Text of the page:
Canadian Nursing Students can have chance to Get On-the-Job Training

3 Nov

On-the-Job Training is value chance to Nursing  Student, specially to international Nursing Student.
A full-time nursing school schedule often requires so much time and energy that a part-time job might get in the way of the educational experience. But thanks to an innovative employment program instituted in British Columbia, Canada, third- and fourth-year nursing students are able to obtain part-time jobs that do just the opposite: enrich their education.

The Undergraduate Nurse Project, an employment program for students, offers upper-level nursing students the opportunity to work part-time at local health authorities. The program, which began in 2001 as the result of a student project at the University of Victoria, in Victoria, British Columbia, has since begun operating at facilities province-wide.

“A fourth-year student in a course called Nurses Influencing Change worked as an employee in another province and came up with this plan for British Columbia,” said Lucia Gamroth, RN, BSN, Ph.D., associate professor in the school of nursing at the University of Victoria.

Together, student nurses, employers, educators, the British Columbia Nurses Union (BCNU) and the Registered Nurses Association of British Columbia (RNABC) then devised a program. According to the BCNU, the goals of the program were to:

Increase the recruitment of new grads in British Columbia by building an employment relationship prior to graduation.
Offer paid part-time or part-year employment to students to help offset the costs of nurse education.
Provide student nurses with clinical nursing experience so that they will be job-ready when they graduate.
Foster a climate of professional renewal and give current RNs some hope that their workload will improve over time.
To fulfill these goals, undergraduate nurses are hired at a base pay of $21.15 ($17.29 U.S.) per hour for positions in various nursing units, including mental health, emergency and medical/surgical. One of the key stipulations of the program, said Gamroth, is that the undergraduate positions are supernumerary, “over and above” scheduled nursing staff, meaning, for example, that they may not fill in for staff nurses that are sick or on vacation.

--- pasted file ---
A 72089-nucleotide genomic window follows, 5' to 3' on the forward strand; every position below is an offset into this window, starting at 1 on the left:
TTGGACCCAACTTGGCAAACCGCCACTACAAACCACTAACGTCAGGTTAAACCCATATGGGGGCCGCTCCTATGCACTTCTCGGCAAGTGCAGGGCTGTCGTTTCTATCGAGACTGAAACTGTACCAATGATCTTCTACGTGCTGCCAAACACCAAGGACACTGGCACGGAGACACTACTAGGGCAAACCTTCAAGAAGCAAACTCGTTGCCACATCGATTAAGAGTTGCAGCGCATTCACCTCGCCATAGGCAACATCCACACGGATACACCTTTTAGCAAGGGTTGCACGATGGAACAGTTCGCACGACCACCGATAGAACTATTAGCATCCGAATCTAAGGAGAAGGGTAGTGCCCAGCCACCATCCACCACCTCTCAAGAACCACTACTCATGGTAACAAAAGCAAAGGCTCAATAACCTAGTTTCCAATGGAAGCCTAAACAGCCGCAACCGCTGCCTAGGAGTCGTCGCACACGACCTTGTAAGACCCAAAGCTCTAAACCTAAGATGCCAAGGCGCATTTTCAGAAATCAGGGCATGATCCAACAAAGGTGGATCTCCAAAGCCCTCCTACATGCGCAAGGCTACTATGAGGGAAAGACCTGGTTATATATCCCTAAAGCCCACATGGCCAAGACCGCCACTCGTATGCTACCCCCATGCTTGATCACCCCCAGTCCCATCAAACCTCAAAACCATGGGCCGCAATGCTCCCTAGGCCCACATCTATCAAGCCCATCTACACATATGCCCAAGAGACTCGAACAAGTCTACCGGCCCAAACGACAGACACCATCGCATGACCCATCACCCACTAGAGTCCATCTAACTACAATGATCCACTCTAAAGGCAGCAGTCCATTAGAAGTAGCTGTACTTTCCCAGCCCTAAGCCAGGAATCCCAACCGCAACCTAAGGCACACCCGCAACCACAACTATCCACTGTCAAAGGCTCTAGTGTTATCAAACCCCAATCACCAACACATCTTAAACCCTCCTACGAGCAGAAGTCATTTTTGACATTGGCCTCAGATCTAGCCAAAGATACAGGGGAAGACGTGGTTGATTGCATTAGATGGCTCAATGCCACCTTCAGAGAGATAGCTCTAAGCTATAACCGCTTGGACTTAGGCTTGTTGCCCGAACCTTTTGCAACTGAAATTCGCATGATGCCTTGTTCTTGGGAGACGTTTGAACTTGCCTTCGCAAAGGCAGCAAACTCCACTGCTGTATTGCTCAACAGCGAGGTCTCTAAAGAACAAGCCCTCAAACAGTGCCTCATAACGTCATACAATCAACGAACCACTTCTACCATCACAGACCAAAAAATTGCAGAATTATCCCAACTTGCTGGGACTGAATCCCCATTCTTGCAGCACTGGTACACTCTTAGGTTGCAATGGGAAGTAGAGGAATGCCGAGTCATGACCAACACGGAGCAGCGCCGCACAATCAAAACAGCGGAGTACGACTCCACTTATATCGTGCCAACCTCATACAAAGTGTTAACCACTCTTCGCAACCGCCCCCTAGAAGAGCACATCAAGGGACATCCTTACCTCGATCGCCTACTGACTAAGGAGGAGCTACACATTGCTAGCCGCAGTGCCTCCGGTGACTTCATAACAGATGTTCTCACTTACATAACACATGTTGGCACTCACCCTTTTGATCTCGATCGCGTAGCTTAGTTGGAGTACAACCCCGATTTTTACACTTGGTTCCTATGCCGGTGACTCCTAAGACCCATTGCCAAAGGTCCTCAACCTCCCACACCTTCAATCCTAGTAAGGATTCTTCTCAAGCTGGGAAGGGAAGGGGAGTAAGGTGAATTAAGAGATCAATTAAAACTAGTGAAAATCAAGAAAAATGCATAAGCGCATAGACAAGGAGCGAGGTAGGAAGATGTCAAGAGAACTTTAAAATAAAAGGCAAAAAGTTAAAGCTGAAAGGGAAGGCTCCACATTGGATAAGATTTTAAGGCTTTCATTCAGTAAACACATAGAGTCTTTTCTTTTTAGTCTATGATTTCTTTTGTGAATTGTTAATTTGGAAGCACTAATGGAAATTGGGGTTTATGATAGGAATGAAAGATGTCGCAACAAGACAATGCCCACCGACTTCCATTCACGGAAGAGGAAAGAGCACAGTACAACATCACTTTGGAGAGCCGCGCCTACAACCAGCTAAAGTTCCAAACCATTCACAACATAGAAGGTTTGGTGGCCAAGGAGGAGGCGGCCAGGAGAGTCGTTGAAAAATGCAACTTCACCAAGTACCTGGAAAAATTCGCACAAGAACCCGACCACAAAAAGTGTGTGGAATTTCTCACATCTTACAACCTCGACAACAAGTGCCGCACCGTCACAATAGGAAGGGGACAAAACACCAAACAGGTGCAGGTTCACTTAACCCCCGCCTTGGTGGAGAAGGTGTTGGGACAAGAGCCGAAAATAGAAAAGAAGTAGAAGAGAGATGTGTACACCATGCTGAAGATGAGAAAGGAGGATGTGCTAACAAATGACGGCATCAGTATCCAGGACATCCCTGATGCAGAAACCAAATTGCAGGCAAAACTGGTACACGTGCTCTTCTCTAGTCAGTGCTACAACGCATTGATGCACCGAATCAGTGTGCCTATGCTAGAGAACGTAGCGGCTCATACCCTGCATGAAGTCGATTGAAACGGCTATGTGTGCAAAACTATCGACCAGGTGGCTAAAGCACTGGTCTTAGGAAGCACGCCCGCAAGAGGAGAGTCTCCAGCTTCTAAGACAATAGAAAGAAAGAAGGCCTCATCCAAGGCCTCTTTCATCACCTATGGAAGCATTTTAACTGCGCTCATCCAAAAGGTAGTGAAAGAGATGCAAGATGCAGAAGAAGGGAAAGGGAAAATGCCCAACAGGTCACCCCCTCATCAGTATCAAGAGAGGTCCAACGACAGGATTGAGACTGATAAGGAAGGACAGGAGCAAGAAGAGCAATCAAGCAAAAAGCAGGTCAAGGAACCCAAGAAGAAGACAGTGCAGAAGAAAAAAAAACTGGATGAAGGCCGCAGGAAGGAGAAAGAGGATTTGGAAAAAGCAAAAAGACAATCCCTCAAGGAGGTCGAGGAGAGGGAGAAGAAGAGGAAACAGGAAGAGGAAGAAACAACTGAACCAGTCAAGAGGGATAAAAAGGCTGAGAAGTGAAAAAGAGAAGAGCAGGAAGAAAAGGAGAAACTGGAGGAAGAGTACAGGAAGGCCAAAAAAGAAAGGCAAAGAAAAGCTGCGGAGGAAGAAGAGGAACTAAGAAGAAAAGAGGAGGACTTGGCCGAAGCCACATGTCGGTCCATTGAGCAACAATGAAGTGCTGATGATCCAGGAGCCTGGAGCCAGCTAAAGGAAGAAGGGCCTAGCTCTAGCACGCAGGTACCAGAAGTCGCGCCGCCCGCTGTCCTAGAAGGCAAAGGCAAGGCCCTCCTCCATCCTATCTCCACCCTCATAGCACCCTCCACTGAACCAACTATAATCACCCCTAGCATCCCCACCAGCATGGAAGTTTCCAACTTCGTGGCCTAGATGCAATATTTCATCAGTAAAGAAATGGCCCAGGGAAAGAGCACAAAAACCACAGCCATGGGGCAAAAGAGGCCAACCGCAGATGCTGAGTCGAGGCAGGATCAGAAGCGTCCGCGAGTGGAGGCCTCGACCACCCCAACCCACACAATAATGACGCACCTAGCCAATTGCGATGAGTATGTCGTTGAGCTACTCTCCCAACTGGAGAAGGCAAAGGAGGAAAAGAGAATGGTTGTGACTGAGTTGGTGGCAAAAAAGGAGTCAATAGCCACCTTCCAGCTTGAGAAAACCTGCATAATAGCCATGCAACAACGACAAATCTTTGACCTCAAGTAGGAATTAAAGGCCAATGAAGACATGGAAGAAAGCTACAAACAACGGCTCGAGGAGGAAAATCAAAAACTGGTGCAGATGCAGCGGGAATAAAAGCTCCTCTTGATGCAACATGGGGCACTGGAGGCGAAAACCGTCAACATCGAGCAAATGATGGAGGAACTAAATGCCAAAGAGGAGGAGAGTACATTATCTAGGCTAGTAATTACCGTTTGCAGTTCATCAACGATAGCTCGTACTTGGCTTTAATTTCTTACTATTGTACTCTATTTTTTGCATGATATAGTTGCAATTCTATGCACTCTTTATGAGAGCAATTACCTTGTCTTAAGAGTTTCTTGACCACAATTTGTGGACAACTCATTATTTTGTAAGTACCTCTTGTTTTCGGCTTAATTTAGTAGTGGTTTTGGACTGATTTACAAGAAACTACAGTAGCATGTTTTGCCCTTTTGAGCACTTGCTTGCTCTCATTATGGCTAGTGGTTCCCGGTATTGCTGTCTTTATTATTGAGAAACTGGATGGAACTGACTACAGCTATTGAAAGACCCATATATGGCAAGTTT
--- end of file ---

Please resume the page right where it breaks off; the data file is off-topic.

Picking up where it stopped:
According to Deanna Hutchings, RN, MSN, a nurse educator and coordinator of the Undergraduate Nurse Employment Program at the Vancouver Island Health Authority (VIHA), it is this supernumerary status that makes the undergraduate nurses such an asset to the nursing staff.

“Nurses have an extra pair of hands,” she said.

Gamroth, who performed a three-year concurrent evaluation of the project, found that feedback about the program from the staff nurses and the facilities as a whole has been extremely positive.

“The immediate outcome the facilities and staff nurses saw was improved patient care and satisfaction,” she said. “The undergraduate nurse created a hope for staff, gave RNs time to deal with families, boosted morale and helped with workload—all the things that nurses are really burdened by now.”

Hutchings has seen the same results at her facility.

“The beauty is that it really is a win-win-win situation,” she said. “The nursing units benefit and the patients and families benefit because everyone has more time to spend with the patients.” Hutchings added that many of the undergraduate nurses will take on difficult or gravely ill patients because they have more time to spend with them.

“The nurses win because the undergrads tend to be vibrant and energetic. They bring an energy and vitality that boosts nurses’ morale,” she added.

“Finally, the undergrads benefit in a multitude of ways: They’re paid a good wage and they become members of the union where they can accrue seniority,” she said.

Some of the greatest benefits, stated both Gamroth and Hutchings, are those the undergraduates gain from being an employee—not just a student nurse—in a hospital setting.

Hutchings explained that the program has been just as essential for retention, especially during a nursing shortage.

“Figures show that we lose nurses to the profession in the first three years of practice,” she said. “It is our contention and our hope that if the student nurses have more confidence and competence, their transition to being a grad might be easier. That would be a big deal in terms of retention.”



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